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How much in your pension?

(141 Posts)
Petpank Thu 16-Mar-17 21:49:17

I'm a SAHM & DHs pension is doing pretty nicely... just logged on to my account online for the first time however - and had a wake up call...There's £26k. Suddenly that doesn't sound very much. Not going to last me very long.

House will be paid off in a few years - but we have live...

Is it just me? Feel like a bit of a fool for not addressing it much sooner.

Imbroglio Thu 16-Mar-17 21:54:56

Depends how old you are, earning potential etc.

My pension is miniscule, so I get you.

OublietteBravo Thu 16-Mar-17 22:00:22

Not enough. I regret not starting one earlier. I'm 41 and have only been contributing to a pension for 13 years.

Petpank Thu 16-Mar-17 22:04:53

Approaching the big 4-oh...

Earning potential-lowish.

Babyroobs Thu 16-Mar-17 22:14:05

I am 48 and mine is rubbish. I think the last forcast gave me about £4k a year if I retire at 65. I have had so many gaps in mine ( very part time work when the kids were small), time abroad, time out to do a full time degree etc.

megletthesecond Thu 16-Mar-17 22:18:06

I dread to think. (Am 42). I've got a small private one, small local government and one with my current employer.

I'm expecting to be working until I'm around 70 so I need to get my act together.

ssd Thu 16-Mar-17 22:20:59

I dont have a pension and I'm 50, I was talked out of starting one by a financial adviser at 25 and now regret it so much but have no spare cash for one

Petpank Thu 16-Mar-17 22:25:53

Ssd that is interesting. When pensions were being slated in the media day in and day out ... I took the easy option and let that justify my decision for not keeping up contributions...

Funnily enough you don't hear so much pension slating these days...!

ssd Thu 16-Mar-17 22:53:29


blue25 Thu 16-Mar-17 22:57:47

Forecast to receive 32k annually if I can keep going until 68, which I won't be able to! I'll end up retiring early on a much lower amount.

childmaintenanceserviceinquiry Thu 16-Mar-17 23:03:43

you can pay into a stakeholder £3600 gross per year even if you are not earning. DH should be contributing that for you each year as well as his own pension contributions.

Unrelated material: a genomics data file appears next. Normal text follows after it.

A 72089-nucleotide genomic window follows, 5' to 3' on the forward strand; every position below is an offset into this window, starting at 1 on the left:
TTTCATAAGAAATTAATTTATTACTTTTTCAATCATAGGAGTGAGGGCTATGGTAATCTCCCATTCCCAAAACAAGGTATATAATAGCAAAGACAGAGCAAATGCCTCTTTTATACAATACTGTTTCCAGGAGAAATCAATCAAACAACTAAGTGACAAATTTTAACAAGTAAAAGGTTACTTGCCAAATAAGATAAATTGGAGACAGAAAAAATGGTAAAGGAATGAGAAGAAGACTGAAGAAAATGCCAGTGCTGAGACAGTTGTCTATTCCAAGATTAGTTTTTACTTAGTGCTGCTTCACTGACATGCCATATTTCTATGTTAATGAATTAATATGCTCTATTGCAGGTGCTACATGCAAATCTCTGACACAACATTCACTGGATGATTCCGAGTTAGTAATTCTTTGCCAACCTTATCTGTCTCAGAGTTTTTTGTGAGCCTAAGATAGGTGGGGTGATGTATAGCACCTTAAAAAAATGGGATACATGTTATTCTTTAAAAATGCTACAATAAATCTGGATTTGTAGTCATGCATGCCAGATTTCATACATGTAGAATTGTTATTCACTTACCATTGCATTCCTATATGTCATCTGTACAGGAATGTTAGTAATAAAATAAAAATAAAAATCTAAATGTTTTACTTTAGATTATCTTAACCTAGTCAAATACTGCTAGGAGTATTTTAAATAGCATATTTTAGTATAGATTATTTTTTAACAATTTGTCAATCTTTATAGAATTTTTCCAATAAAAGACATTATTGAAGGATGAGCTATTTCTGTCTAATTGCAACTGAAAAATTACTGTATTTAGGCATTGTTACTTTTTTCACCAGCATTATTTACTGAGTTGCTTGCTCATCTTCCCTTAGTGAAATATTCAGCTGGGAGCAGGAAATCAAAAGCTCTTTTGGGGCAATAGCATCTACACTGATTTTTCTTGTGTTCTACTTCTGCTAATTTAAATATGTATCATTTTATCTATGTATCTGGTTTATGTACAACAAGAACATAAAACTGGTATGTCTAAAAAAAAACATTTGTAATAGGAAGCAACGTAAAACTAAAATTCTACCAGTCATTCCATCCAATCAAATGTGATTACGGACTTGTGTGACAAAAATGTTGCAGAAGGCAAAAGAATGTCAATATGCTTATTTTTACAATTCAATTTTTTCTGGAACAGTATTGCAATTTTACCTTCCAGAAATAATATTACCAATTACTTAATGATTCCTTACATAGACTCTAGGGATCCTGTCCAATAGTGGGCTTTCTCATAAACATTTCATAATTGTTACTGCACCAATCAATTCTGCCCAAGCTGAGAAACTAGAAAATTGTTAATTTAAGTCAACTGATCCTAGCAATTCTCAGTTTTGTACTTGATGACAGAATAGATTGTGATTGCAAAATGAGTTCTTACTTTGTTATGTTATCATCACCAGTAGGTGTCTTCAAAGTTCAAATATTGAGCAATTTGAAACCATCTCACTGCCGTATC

I am quite pensions obsessed. I made it the next priority after mortgage payments.

Boppity Thu 16-Mar-17 23:17:31

Child maintenance

If you pay £3600 per year in how much is added by the government if you're lower rate tax payer?

I've been out of work 6m I'm 33 and only have £18k in pension.

caroldecker Thu 16-Mar-17 23:43:39

£100,000 pension gets you between £3-£5k a year if you retire at 65. Savings is vital and pensions get tax relief at source and employer contributions, so worth doing.

nannynick Fri 17-Mar-17 00:26:04

Not enough, I know that much. Have started putting in around £300 a month but the pot does not seem to grow very much.

childmaintenanceserviceinquiry Fri 17-Mar-17 00:40:29

Hi boppity, the £3600 stakeholder limit is the gross amount paid into the pension scheme. So the £3600 is made up of the cash payments that you make and then the tax contribution from the govt. so if you are a non tax payer or basic rate I think your cash contribution is approx £2880.

I have attachéd a couple of links from reputable bodies with more info.,

LaGatoteca Fri 17-Mar-17 00:55:48

It'll all be drawdown anyway by the time we retire, annuity market is going to die off.

LadyLapsang Fri 17-Mar-17 07:31:14

If you don't engage with pension planning you are destined for poverty in old age. I worked part-time in the past, but now work full-time again and overpay into my pension and review contributions every year. Check your state pension forecast, especially in light of needing 35 years (was 40, then 30, now 35!!) and not relying on your partner's contributions. Maybe Mumsnet could run an event to raise awareness?

clerquin Fri 17-Mar-17 07:35:19

PP is correct - Non tax payers can pay a maximum of £2880 each year into their pension. Tax relief is added to your contribution so a total of £3600 is added to your pension scheme each year. So, the actual monthly amount it costs you is £240 pcm but you effectively get £300 pcm in your pension scheme. No brainer if you can afford to lock this amount away.

peukpokicuzo Fri 17-Mar-17 07:51:12